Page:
New research shows that medical students and nurses—non-specialists, in other words—can listen to a new “brain stethoscope” and reliably detect so-called silent seizures—a neurological condition where patients have epileptic seizures without any of the associated physical convulsions.
When a doctor or nurse suspects something is wrong with a patient’s heart, there’s a simple way to check: use a stethoscope to hear the sounds it makes. Doctors and nurses can use the same diagnostic tool to figure out what’s going on with the heart, lungs, stomach, and more, but not the brain. The new device may change that.
Over the past several years, neurologists have been working with a specialist in computer music to develop the brain stethoscope—not a stethoscope per se, but rather an algorithm that translates the brain’s electrical activity into sounds.
“This technology will enable nurses, medical students, and physicians themselves to actually assess their patient right there and they will be able to determine if the patient is having silent seizures,” says Josef Parvizi, a professor of neurology and neurological sciences at Stanford University.
The desire for a brain stethoscope stems from a basic problem with treating epileptic seizures—namely, a great many of them may go undetected and untreated.
Technically, a seizure is a neurological problem, in which ordinarily calm electrical brain waves go haywire. That erratic activity can cause convulsions—but not always.
“You might think that all seizures must cause some sort of convulsions, namely a patient who’s having a seizure must fall down and shake on the ground. But that’s actually not the case, especially in critically ill patients in the intensive care units,” says Parvizi, who is also a member of Stanford Bio-X, the Stanford Neurosciences Institute, and the Child Health Research Institute.
“Close to 90 percent of those patients will have silent seizures,” and though not visible they can still damage the brain if they are prolonged.
On top of that, diagnosing silent seizures can be a drawn-out process, even during regular hours at a major hospital. First, a trained technician comes in, sets up sensors on a patient’s skull to record the brain’s electrical activity, then makes a recording and sends it to a neurology specialist for analysis. By the time the diagnosis comes in, hours may have passed. After hours or in smaller hospitals, the process can take even longer—for example, a technician may have to come from hours away just to set up the equipment.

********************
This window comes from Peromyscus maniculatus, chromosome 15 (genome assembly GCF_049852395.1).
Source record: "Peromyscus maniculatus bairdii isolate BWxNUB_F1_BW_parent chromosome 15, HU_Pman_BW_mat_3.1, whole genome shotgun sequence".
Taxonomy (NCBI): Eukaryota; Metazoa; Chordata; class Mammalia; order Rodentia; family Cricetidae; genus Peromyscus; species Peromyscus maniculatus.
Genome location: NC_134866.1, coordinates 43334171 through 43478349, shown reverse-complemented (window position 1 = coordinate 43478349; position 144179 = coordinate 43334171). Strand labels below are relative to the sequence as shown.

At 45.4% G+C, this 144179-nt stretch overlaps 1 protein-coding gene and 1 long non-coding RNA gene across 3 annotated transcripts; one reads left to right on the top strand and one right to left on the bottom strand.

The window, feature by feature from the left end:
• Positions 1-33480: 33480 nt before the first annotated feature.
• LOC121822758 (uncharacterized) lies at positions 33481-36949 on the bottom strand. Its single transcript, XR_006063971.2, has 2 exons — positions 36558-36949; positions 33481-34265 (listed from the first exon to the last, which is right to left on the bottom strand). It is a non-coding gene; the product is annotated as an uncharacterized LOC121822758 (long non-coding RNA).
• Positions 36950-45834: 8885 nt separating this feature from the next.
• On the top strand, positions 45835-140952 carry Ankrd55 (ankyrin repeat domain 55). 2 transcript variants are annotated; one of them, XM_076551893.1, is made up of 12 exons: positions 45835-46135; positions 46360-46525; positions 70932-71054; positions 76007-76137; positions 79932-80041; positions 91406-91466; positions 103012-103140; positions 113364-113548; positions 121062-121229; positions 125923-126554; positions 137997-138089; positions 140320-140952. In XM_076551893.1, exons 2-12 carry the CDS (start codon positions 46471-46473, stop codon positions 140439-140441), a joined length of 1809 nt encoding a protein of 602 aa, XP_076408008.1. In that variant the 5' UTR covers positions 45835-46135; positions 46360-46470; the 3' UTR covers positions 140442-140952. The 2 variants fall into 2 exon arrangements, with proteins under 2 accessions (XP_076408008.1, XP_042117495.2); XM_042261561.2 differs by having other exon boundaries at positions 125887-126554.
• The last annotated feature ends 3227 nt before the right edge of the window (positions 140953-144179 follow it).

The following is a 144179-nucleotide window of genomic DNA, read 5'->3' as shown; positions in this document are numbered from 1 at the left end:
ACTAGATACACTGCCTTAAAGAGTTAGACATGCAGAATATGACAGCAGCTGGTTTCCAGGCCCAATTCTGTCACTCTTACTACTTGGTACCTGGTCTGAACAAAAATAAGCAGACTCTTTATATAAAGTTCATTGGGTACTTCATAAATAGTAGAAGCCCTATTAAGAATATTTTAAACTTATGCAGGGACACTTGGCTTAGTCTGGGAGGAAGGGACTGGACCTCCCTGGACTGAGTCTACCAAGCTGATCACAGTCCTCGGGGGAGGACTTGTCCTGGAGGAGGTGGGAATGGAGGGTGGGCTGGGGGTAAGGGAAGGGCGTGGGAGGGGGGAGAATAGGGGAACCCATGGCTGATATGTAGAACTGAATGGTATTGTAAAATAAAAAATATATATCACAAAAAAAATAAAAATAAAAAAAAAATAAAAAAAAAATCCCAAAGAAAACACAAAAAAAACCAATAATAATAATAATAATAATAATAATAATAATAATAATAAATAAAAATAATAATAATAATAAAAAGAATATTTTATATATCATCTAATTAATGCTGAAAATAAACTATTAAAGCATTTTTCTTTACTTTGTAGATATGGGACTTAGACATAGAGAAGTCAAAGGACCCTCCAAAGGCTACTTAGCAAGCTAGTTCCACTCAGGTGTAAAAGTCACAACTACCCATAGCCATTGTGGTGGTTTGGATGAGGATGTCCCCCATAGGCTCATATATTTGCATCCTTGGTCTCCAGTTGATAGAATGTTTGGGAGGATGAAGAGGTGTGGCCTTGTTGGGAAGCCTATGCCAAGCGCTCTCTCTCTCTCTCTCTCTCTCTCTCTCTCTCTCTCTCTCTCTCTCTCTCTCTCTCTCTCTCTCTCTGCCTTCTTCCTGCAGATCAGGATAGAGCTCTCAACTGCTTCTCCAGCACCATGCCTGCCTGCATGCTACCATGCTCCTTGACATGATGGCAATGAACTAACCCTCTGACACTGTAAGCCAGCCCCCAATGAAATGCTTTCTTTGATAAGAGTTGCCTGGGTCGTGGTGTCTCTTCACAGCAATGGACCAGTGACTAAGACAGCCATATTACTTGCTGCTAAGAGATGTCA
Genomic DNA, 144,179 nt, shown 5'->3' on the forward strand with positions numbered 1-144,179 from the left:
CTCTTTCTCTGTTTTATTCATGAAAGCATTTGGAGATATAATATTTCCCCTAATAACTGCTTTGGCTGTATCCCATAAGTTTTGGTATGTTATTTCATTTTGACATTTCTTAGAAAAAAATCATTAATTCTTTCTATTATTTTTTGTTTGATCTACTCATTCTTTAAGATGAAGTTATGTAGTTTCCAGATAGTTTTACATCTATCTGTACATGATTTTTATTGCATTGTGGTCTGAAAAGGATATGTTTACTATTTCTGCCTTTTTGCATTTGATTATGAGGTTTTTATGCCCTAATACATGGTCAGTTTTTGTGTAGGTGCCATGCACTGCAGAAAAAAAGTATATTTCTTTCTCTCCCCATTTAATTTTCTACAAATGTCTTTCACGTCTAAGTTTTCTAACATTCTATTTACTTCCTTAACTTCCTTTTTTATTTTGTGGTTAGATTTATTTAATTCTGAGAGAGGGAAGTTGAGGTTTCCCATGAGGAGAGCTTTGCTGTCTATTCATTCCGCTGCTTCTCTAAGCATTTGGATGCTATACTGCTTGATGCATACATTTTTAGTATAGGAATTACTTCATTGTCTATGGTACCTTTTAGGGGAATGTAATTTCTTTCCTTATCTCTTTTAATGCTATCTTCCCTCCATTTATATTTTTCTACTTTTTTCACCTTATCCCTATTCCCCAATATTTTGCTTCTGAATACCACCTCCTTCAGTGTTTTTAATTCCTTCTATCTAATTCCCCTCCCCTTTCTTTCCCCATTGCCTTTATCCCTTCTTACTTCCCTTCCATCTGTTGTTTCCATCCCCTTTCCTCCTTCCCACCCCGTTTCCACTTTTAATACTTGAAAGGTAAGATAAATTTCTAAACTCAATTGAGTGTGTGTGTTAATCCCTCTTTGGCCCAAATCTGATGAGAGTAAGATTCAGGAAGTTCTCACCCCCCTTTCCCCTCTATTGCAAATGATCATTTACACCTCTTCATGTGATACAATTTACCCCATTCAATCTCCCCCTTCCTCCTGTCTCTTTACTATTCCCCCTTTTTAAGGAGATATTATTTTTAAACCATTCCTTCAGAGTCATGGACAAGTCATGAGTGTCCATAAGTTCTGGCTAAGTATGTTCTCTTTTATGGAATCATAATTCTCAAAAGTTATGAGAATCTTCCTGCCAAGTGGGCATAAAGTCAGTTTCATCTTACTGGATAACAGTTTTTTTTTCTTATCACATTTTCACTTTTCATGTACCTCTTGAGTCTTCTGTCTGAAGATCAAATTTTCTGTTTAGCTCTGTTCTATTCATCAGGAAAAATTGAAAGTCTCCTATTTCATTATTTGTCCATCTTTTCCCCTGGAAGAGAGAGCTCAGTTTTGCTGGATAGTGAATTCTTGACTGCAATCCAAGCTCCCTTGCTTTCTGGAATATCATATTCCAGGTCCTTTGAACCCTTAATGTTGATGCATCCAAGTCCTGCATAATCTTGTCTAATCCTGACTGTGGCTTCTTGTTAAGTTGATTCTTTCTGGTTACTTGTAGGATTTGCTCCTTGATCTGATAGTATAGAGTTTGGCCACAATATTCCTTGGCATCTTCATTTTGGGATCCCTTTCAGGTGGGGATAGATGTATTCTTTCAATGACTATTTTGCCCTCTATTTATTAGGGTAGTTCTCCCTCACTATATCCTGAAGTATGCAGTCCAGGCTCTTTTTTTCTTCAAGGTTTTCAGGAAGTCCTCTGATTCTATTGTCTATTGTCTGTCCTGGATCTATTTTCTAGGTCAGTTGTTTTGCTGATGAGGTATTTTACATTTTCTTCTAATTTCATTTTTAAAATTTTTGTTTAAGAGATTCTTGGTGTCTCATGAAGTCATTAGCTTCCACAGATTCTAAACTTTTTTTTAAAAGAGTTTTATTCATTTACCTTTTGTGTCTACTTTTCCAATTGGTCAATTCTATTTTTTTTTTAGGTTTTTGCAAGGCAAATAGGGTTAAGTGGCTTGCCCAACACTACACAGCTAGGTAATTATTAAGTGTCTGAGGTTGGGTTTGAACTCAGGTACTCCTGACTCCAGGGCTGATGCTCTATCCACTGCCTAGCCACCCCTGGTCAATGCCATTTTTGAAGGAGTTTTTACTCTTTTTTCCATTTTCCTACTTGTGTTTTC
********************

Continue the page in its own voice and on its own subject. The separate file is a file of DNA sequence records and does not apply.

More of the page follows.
“I had never even entertained the idea that we would attach some of my music synthesis to somebody’s head.”
The solution came, Parvizi says, after he watched the Kronos Quartet perform a piece of music based on data recorded by a scientific instrument aboard the Voyager space probe. Parvizi realized something similar could be done with brain waves, so he sent some data files to Chris Chafe, a professor of music at Stanford.
“I had never even entertained the idea that we would attach some of my music synthesis to somebody’s head,” says Chafe, who is also a member of Bio-X and the Neurosciences Institute.
But it wasn’t all that odd either. Chafe has also made music out of climate change data and the carbon dioxide generated by ripening tomatoes. In this case, he used brain-wave data to modulate the singing sounds of a computer-synthesized voice—a natural choice given the context.
“Once he sent me the files and I listened to them, I was literally in shock, because it was so intuitive,” Parvizi says. “You could hear the transition from non-seizure to seizure so easily, that I just basically picked up the phone and told Chris that we have something right here.”
95 percent accuracy
But Parvizi is a trained neurologist, and to really test the potential of a brain stethoscope he wanted to see if non-specialists could hear the difference between normal brain activity and a seizure.
So, medical student Kapil Gururangan and Babak Razavi, a clinical assistant professor of neurology, gathered 84 brain wave samples, called electroencephalograms or EEGs, 32 of which included either a seizure or some features typical of one. Then, they turned those samples into music using Chafe’s algorithm and played them for 34 medical students and 30 nurses.
Despite having no training in the diagnosis of epilepsy, medical students and nurses were remarkably good at discerning seizures and seizure-like events from normal brain waves.
“The ability of an untrained medical student or nurse to read an EEG is pretty dismal—it’s 50 percent,” Gururangan says. But by listening to that EEG transformed into sound, medical students and nurses could accurately detect seizures more than 95 percent of the time.
Medical students and nurses also correctly identified samples with seizure-like features about three-quarters of the time and they correctly identified normal activity at similar rates—not perfect, but not bad either, given their training, Gururangan says.
“The question now that we have to figure out is: How are actual physicians going to use this tool and how do physicians use this information in their decision-making?” Gururangan says.
The researchers report their findings in the journal Epilepsia.
Source: Stanford University
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